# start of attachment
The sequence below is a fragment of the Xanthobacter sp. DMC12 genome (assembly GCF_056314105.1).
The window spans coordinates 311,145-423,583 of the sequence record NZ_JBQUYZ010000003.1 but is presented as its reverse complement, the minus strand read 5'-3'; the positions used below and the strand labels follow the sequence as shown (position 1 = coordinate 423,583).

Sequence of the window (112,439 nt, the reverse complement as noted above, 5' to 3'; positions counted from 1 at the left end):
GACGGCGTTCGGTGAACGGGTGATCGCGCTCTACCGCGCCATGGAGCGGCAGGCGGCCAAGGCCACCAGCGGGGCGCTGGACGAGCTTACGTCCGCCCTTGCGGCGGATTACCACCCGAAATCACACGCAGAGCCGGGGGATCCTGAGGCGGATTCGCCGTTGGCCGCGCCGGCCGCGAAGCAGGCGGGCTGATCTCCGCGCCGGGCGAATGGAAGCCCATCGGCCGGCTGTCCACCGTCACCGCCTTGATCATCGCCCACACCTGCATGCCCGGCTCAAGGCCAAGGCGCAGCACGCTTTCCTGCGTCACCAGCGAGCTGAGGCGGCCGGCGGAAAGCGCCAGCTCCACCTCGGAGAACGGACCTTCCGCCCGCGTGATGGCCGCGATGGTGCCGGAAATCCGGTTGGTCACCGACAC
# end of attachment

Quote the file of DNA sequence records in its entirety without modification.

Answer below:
The sequence below is a fragment of the Xanthobacter sp. DMC12 genome (assembly GCF_056314105.1).
The window spans coordinates 311,145-423,583 of the sequence record NZ_JBQUYZ010000003.1 but is presented as its reverse complement, the minus strand read 5'-3'; the positions used below and the strand labels follow the sequence as shown (position 1 = coordinate 423,583).

Sequence of the window (112,439 nt, the reverse complement as noted above, 5' to 3'; positions counted from 1 at the left end):
GACGGCGTTCGGTGAACGGGTGATCGCGCTCTACCGCGCCATGGAGCGGCAGGCGGCCAAGGCCACCAGCGGGGCGCTGGACGAGCTTACGTCCGCCCTTGCGGCGGATTACCACCCGAAATCACACGCAGAGCCGGGGGATCCTGAGGCGGATTCGCCGTTGGCCGCGCCGGCCGCGAAGCAGGCGGGCTGATCTCCGCGCCGGGCGAATGGAAGCCCATCGGCCGGCTGTCCACCGTCACCGCCTTGATCATCGCCCACACCTGCATGCCCGGCTCAAGGCCAAGGCGCAGCACGCTTTCCTGCGTCACCAGCGAGCTGAGGCGGCCGGCGGAAAGCGCCAGCTCCACCTCGGAGAACGGACCTTCCGCCCGCGTGATGGCCGCGATGGTGCCGGAAATCCGGTTGGTCACCGACAC